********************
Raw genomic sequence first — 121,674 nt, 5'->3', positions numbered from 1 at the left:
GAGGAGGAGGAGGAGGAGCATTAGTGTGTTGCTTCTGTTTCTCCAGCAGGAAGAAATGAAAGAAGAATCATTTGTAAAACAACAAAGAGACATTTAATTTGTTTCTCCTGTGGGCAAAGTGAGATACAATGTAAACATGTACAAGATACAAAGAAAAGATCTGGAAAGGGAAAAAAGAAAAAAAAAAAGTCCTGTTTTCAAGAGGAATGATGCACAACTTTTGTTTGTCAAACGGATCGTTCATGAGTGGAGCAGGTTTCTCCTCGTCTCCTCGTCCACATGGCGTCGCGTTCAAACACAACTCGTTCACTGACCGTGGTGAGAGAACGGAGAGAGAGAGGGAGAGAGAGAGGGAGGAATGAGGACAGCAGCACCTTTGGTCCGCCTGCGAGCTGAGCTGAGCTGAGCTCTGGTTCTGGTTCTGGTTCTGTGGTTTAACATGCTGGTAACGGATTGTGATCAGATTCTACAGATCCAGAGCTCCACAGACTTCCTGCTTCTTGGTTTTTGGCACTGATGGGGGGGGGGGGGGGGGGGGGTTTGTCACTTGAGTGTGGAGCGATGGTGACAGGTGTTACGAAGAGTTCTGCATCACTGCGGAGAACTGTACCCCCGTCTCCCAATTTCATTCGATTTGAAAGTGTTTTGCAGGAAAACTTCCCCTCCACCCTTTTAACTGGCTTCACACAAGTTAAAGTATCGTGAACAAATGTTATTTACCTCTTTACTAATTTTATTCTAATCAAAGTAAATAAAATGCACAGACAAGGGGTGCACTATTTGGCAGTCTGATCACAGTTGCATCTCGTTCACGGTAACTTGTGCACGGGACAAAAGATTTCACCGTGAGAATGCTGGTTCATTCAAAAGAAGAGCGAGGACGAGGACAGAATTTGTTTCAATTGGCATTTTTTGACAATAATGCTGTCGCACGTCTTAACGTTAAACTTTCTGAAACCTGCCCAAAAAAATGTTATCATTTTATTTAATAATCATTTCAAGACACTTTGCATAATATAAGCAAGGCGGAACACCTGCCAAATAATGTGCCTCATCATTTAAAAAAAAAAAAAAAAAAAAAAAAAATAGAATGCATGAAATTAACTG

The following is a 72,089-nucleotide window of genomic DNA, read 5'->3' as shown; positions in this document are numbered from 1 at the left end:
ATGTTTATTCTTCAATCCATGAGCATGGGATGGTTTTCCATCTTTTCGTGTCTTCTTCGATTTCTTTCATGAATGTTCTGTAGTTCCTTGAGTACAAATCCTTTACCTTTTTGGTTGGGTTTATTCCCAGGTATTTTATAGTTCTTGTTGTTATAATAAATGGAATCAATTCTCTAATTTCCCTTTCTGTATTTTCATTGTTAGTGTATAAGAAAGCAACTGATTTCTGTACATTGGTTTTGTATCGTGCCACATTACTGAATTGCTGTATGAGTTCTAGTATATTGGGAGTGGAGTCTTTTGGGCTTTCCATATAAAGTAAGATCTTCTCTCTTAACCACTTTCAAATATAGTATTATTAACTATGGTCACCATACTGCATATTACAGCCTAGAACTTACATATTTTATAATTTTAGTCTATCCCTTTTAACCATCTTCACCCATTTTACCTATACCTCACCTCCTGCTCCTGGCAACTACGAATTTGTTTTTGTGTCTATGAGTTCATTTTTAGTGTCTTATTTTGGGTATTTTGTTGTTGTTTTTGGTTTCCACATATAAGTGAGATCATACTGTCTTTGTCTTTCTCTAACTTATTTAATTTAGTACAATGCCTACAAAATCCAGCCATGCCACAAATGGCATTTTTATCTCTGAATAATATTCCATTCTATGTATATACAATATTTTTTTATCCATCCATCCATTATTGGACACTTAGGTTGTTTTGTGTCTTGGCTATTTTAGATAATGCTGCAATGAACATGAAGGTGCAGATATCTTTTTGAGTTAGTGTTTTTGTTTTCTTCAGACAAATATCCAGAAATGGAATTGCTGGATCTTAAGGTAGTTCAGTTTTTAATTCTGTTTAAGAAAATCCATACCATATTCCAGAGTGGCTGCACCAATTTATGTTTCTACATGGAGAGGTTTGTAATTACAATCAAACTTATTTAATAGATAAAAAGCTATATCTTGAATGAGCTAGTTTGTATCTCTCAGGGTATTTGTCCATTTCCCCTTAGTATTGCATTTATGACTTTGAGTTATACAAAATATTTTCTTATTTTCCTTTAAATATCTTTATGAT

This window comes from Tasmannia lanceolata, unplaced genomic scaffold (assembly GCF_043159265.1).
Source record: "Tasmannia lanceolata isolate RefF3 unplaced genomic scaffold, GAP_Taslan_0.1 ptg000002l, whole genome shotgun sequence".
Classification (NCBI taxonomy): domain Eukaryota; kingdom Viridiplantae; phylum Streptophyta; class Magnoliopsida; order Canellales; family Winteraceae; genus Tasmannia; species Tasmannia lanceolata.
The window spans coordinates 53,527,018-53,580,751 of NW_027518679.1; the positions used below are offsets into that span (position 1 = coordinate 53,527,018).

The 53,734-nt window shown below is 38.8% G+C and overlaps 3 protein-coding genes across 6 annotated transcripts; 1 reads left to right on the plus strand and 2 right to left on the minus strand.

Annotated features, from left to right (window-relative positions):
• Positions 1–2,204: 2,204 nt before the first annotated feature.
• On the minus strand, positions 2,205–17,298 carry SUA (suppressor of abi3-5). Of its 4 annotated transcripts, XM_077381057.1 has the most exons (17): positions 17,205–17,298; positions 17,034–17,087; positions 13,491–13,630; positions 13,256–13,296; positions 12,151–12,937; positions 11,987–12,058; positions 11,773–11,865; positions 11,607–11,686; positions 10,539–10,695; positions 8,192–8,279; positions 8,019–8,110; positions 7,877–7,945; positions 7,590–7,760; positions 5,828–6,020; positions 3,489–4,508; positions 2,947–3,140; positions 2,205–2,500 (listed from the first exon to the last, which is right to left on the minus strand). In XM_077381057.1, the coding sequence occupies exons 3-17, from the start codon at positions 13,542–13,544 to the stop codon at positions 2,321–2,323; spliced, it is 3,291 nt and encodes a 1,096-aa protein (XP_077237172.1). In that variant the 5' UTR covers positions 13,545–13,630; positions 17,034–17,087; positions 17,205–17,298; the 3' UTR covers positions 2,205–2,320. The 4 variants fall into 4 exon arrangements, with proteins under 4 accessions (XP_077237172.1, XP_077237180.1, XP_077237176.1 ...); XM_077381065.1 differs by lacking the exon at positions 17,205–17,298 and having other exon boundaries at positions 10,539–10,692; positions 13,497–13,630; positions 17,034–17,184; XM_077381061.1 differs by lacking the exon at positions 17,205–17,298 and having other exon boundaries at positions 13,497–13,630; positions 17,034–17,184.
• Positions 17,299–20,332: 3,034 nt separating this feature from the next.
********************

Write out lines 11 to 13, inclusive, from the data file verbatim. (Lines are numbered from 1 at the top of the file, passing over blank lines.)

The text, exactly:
• Positions 1–2,204: 2,204 nt before the first annotated feature.
• On the minus strand, positions 2,205–17,298 carry SUA (suppressor of abi3-5). Of its 4 annotated transcripts, XM_077381057.1 has the most exons (17): positions 17,205–17,298; positions 17,034–17,087; positions 13,491–13,630; positions 13,256–13,296; positions 12,151–12,937; positions 11,987–12,058; positions 11,773–11,865; positions 11,607–11,686; positions 10,539–10,695; positions 8,192–8,279; positions 8,019–8,110; positions 7,877–7,945; positions 7,590–7,760; positions 5,828–6,020; positions 3,489–4,508; positions 2,947–3,140; positions 2,205–2,500 (listed from the first exon to the last, which is right to left on the minus strand). In XM_077381057.1, the coding sequence occupies exons 3-17, from the start codon at positions 13,542–13,544 to the stop codon at positions 2,321–2,323; spliced, it is 3,291 nt and encodes a 1,096-aa protein (XP_077237172.1). In that variant the 5' UTR covers positions 13,545–13,630; positions 17,034–17,087; positions 17,205–17,298; the 3' UTR covers positions 2,205–2,320. The 4 variants fall into 4 exon arrangements, with proteins under 4 accessions (XP_077237172.1, XP_077237180.1, XP_077237176.1 ...); XM_077381065.1 differs by lacking the exon at positions 17,205–17,298 and having other exon boundaries at positions 10,539–10,692; positions 13,497–13,630; positions 17,034–17,184; XM_077381061.1 differs by lacking the exon at positions 17,205–17,298 and having other exon boundaries at positions 13,497–13,630; positions 17,034–17,184.
• Positions 17,299–20,332: 3,034 nt separating this feature from the next.